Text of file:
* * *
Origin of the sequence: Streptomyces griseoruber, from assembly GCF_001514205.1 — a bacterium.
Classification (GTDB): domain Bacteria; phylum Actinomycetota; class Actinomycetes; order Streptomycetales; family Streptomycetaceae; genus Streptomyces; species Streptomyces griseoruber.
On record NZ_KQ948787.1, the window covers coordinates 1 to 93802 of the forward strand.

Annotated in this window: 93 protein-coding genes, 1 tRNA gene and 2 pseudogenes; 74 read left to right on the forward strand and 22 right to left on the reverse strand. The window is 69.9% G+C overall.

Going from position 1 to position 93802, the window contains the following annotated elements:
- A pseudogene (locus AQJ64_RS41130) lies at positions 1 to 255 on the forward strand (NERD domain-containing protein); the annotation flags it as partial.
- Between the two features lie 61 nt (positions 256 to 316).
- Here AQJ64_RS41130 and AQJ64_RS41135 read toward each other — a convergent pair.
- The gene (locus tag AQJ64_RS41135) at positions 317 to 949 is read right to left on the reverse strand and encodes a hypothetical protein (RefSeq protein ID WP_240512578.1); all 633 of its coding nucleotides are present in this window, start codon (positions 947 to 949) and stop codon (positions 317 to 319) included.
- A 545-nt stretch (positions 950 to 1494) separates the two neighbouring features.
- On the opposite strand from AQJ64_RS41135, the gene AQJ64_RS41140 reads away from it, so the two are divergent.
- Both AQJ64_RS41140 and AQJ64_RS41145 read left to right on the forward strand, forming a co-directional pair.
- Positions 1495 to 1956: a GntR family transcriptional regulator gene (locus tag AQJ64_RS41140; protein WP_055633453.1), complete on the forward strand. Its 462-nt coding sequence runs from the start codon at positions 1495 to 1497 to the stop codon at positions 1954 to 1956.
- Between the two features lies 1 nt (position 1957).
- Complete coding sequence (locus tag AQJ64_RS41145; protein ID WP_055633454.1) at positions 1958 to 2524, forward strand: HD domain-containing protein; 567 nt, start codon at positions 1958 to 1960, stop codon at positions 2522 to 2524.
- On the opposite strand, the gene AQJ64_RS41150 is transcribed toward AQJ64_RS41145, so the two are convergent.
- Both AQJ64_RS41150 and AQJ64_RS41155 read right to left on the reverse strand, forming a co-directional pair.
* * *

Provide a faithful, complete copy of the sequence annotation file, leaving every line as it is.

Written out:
Origin of the sequence: Streptomyces griseoruber, from assembly GCF_001514205.1 — a bacterium.
Classification (GTDB): domain Bacteria; phylum Actinomycetota; class Actinomycetes; order Streptomycetales; family Streptomycetaceae; genus Streptomyces; species Streptomyces griseoruber.
On record NZ_KQ948787.1, the window covers coordinates 1 to 93802 of the forward strand.

Annotated in this window: 93 protein-coding genes, 1 tRNA gene and 2 pseudogenes; 74 read left to right on the forward strand and 22 right to left on the reverse strand. The window is 69.9% G+C overall.

Going from position 1 to position 93802, the window contains the following annotated elements:
- A pseudogene (locus AQJ64_RS41130) lies at positions 1 to 255 on the forward strand (NERD domain-containing protein); the annotation flags it as partial.
- Between the two features lie 61 nt (positions 256 to 316).
- Here AQJ64_RS41130 and AQJ64_RS41135 read toward each other — a convergent pair.
- The gene (locus tag AQJ64_RS41135) at positions 317 to 949 is read right to left on the reverse strand and encodes a hypothetical protein (RefSeq protein ID WP_240512578.1); all 633 of its coding nucleotides are present in this window, start codon (positions 947 to 949) and stop codon (positions 317 to 319) included.
- A 545-nt stretch (positions 950 to 1494) separates the two neighbouring features.
- On the opposite strand from AQJ64_RS41135, the gene AQJ64_RS41140 reads away from it, so the two are divergent.
- Both AQJ64_RS41140 and AQJ64_RS41145 read left to right on the forward strand, forming a co-directional pair.
- Positions 1495 to 1956: a GntR family transcriptional regulator gene (locus tag AQJ64_RS41140; protein WP_055633453.1), complete on the forward strand. Its 462-nt coding sequence runs from the start codon at positions 1495 to 1497 to the stop codon at positions 1954 to 1956.
- Between the two features lies 1 nt (position 1957).
- Complete coding sequence (locus tag AQJ64_RS41145; protein ID WP_055633454.1) at positions 1958 to 2524, forward strand: HD domain-containing protein; 567 nt, start codon at positions 1958 to 1960, stop codon at positions 2522 to 2524.
- On the opposite strand, the gene AQJ64_RS41150 is transcribed toward AQJ64_RS41145, so the two are convergent.
- Both AQJ64_RS41150 and AQJ64_RS41155 read right to left on the reverse strand, forming a co-directional pair.